SALT LAKE CITY (AP) — Water officials are not quite ready to declare an end to the drought in Utah, even though the state has its deepest snowpack in years.
This year’s statewide snowpack ranks substantially better than 2017, and almost as good as the banner years of 2005 and 2011, federal hydrologists said in a water report made public Thursday.
The water stored in the snowpacks of San Juan, Grand and eastern Uintah counties was 207% above normal as of Thursday, and was 191% above normal for southwestern Utah, according to the Natural Resources Conservation Service.
But Utah Climate Center research climatologist Jon Meyer said he is waiting for information on spring runoff before deciding whether to crown 2018-19 as the perfect water year, according to a report by the Salt Lake Tribune.
Soil moisture levels are down in some areas, which could make for less efficient runoff, according to Troy Brosten, the Natural Resources Conservation Service hydrologist who supervises the water supply outlook reports. This is because it would take more water to saturate soil before it can run into streams.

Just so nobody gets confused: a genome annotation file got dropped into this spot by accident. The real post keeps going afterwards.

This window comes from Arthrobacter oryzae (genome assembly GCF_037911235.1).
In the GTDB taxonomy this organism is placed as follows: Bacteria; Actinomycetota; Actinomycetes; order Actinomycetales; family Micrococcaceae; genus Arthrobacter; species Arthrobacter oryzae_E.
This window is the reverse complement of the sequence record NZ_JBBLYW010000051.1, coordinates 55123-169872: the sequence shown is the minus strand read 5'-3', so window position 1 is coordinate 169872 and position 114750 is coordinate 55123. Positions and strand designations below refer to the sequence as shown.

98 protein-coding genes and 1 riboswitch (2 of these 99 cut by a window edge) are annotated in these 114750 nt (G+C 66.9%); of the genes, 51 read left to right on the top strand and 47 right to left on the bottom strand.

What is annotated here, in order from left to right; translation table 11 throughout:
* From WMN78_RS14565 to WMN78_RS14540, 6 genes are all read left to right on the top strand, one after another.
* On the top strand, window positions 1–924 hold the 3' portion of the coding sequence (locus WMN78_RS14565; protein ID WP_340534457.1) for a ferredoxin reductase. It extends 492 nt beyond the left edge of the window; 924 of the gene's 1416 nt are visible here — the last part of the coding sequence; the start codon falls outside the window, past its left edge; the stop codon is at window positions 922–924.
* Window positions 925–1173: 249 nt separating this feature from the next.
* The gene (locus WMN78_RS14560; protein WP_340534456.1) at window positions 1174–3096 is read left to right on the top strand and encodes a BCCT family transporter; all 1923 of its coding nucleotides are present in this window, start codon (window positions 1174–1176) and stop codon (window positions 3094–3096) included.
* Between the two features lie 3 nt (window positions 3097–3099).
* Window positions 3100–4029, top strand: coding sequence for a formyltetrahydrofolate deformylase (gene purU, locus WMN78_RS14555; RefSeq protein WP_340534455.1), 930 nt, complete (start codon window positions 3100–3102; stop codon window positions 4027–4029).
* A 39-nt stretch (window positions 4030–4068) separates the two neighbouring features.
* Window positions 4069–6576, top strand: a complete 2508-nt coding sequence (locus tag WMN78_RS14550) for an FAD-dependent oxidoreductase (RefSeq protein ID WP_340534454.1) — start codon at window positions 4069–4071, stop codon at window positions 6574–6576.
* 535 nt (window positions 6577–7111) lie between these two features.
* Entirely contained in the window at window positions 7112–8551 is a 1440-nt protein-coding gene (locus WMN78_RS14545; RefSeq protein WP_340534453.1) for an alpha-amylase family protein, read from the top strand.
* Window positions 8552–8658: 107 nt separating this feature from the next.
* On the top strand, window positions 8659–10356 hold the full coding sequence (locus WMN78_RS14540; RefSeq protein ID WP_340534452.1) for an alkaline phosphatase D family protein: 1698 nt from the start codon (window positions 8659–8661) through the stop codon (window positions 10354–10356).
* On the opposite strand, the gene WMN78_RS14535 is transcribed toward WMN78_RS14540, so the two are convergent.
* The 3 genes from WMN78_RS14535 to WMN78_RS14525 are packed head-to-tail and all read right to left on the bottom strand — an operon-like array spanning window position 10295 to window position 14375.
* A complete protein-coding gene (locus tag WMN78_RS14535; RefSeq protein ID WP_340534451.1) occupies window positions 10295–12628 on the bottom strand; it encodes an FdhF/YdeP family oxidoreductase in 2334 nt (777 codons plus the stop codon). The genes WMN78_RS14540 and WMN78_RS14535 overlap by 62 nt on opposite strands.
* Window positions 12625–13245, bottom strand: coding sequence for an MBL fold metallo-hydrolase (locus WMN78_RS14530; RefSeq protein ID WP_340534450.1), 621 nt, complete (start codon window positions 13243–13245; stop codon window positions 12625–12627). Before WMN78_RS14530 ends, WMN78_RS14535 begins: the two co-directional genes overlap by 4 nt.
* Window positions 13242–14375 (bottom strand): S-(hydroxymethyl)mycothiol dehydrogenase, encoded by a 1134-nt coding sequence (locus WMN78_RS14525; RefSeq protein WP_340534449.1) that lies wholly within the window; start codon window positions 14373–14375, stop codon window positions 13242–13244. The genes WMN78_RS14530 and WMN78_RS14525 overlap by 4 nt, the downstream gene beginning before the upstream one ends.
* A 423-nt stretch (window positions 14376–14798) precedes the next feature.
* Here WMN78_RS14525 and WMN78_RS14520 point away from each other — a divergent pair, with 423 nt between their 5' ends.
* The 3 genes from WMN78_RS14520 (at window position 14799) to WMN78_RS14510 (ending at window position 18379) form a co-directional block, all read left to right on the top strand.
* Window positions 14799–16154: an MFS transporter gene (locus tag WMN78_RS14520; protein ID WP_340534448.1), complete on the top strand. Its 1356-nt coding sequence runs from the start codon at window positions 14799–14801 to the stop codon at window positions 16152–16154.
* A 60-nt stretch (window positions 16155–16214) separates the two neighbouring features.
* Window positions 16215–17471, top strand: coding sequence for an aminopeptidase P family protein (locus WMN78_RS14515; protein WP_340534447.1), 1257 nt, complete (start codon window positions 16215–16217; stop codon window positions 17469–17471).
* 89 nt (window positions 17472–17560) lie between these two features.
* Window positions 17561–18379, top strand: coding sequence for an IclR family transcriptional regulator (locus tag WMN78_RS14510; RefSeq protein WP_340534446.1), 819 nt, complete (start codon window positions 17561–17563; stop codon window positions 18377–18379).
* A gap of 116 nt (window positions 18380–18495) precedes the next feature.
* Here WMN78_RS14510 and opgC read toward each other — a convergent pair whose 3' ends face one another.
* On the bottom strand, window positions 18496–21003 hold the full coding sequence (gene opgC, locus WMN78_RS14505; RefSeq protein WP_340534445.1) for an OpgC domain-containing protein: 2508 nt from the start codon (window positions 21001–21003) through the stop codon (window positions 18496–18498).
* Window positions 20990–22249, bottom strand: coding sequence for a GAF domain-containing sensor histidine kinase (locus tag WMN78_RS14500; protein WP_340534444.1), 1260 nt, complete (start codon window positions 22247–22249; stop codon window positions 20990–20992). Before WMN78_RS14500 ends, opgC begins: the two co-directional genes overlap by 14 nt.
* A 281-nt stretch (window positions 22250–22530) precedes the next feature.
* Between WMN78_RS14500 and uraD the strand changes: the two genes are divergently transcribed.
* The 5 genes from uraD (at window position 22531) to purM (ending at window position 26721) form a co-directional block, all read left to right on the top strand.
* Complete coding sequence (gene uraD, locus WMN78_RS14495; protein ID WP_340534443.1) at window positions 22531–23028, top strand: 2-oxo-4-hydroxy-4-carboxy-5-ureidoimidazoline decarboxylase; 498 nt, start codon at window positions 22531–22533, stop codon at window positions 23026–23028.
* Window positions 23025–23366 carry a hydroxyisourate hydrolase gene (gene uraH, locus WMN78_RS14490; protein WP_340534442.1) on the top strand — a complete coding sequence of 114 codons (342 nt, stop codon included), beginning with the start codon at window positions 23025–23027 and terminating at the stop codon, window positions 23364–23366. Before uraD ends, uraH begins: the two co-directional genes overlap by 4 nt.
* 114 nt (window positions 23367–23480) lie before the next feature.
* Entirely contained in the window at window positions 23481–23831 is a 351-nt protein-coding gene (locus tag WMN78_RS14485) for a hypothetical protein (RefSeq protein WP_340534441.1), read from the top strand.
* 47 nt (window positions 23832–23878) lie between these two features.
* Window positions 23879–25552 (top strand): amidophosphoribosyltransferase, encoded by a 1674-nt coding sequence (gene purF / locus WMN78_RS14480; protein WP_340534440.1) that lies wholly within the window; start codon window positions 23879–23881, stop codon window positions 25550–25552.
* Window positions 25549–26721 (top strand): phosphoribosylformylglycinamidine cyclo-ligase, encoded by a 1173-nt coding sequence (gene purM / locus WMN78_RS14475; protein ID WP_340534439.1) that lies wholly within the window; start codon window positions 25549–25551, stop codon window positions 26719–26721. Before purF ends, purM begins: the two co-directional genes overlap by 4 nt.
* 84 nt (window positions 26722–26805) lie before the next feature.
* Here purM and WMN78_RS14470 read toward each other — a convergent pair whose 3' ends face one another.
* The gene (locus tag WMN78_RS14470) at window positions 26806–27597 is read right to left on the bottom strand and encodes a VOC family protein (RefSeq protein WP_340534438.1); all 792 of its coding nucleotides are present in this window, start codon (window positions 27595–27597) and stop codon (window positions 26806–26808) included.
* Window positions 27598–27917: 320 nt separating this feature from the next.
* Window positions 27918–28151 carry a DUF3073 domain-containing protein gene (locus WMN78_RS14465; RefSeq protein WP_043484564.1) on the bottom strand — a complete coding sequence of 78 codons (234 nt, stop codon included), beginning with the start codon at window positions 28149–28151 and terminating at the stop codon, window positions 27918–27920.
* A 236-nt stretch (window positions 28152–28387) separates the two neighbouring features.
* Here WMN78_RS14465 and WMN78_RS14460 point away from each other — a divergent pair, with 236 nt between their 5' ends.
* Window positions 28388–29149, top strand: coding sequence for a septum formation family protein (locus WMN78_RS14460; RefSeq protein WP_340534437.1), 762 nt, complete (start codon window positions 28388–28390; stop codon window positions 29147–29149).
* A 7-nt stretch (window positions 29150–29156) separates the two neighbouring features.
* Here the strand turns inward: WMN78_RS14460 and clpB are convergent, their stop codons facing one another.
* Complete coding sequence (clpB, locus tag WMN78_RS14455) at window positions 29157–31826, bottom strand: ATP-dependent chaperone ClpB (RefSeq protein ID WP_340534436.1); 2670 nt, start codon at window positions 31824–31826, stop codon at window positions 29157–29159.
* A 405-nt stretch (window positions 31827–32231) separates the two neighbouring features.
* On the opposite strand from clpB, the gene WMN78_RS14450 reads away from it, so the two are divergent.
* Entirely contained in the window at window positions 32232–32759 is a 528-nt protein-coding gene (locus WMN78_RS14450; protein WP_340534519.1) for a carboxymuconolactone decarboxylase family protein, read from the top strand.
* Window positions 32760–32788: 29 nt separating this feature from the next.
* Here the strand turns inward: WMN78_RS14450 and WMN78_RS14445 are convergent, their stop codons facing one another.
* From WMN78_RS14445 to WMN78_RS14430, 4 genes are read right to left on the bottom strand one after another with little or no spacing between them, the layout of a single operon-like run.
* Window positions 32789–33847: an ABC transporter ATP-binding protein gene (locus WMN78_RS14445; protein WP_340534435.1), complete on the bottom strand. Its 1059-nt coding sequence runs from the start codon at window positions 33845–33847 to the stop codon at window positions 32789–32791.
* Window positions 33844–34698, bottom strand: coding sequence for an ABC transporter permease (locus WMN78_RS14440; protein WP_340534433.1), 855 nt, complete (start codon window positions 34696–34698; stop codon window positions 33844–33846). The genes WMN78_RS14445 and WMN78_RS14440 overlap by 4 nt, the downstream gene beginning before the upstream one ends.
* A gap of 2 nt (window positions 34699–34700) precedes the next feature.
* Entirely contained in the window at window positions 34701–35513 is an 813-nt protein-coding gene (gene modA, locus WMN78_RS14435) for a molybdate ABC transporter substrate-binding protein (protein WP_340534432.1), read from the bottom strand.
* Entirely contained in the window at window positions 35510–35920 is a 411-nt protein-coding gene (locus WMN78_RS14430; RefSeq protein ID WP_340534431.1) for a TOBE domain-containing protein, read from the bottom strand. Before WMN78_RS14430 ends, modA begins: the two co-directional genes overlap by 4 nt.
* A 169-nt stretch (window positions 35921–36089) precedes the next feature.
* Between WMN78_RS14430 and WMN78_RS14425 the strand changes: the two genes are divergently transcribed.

And if the snowpack melts rapidly, as it did in 1983, streams could overflow their banks and that water might not reach reservoirs, warned Rachel Shilton, section manager for river basin planning for the Utah Division of Water Resources.
Utah water experts like Shilton are not ready to declare an end to the drought, although they remain “cautiously optimistic.”
“There is talk about that, but when we talk with the farmers, the boots on the ground, they are pretty cautious,” Shilton said.
She added: “One good year doesn’t mean rejuvenation of their fields and livestock. I don’t want to promote that because I want them to still be conscientious about their water use.”
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